While the course changes they've made at Salida over the past two years are all good improvements in terms of the running experience, I'm a fan of picking a course and sticking to it so times and performances are comparable through the years. There has been a really good history of runners at Salida in the six or seven years that they've been running it, so it has always been a good yardstick to measure yourself against. If I had to guess, I'd say the new course is six or seven minutes slower than the original and three to four slower than last year's. Not that anyone really cares.
So the race got out much the same as it has in years past, with Timmy Parr assuming the lead behind a handful of half marathoners through an uptempo early couple of miles. My legs felt astoundingly flat and plain old heavy almost as soon as we started running. This of course is never a good sign, so I chose to sit back off the lead to see if I could warm things up a bit before we started the big climb to the course's high point at 9,000 feet.
Tucking into the Tenderfoot Mountain switchbacks, I could see there were three half marathoners, Timmy, Jason Koop and two others I didn't recognize ahead of me, with Rob Kosick - who had beaten me twice on the same day in Estes Park in January - close behind. I ducked in behind Jason and followed his heels up the initial singletrack climb, passing second and third along the way. At the first aid I went around Jason and set about chasing down Timmy who had built a bit of a lead by the time we started a rolling traverse on tight singletrack across a number of gullies.
|Early in the climb, with a couple of the Collegiate Peaks in the rear view.|
The shaded sections of the jeep track were about average in terms of snow coverage, but it was decently packed so the running was pretty good for the most part. My legs opened up a bit through the rolling terrain and after a few miles of occasional shoulder checking on sections that afforded a bit of a view, I figured that I had a lock on the race. I put the run into steady mode and started thinking about Sunday's run.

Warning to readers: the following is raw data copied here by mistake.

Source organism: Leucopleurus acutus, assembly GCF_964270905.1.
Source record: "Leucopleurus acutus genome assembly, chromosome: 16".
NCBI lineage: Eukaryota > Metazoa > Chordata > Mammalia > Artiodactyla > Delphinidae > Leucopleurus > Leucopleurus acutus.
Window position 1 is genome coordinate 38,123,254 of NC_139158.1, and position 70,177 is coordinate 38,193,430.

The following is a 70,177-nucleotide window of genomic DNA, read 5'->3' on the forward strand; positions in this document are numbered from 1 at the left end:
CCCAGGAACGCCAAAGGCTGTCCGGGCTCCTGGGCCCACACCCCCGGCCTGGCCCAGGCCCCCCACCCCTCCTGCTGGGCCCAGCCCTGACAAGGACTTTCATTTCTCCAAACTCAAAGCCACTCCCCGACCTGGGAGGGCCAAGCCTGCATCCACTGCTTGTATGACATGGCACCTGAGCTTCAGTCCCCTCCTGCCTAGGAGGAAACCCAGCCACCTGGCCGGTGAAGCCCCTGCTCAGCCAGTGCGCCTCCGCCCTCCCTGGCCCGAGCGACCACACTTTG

At mile 20, it was a left turn off the rocky jeep trail and on to the new section of super-twisty singletrack from last year. My legs were starting to feel a little tired, but at the same time as open as they had all day. On the last big climb of the course, with perhaps five miles to go, I checked down the switchbacks and all of a sudden saw Jason. Ughh. He can't have been much more than a minute behind, which of course meant that I needed to refocus and push.
I was glad to find the required gear and be able to move quickly enough over the remaining miles to chalk my first win in Salida. I've always enjoyed this tough little season opener, so couldn't be happier to finally get my name up there on the winners' board. I ended up running about five minutes slower than last year, which is probably an equal effort given the course changes. I definitely felt more in control this weekend, as I remember struggling last year through the closing miles when trying to hold off Dan Vega for second.
I'll take that as a positive and see what two upcoming test-pieces have in store over the next few weeks. First up on Saturday is a speed test, with 5k of road racing at the St Paddy's Day run where I'm really hoping to register something in the low 16s, and then in April it will be the Lake Sonoma 50 miler, which promises to be quite the race.
And finally, for those keeping score at home, my margin of victory over Brownie this year was a full 75 minutes. So despite giving him a generous 45-minute handicap, I again walked away with free beer. Last year it took Brownie 10 months to make good on his debt, but this year there was an immediate post-race pay off with a nice growler of Irish Red from the famed Moonlight Pizza. Next year he gets 75 minutes.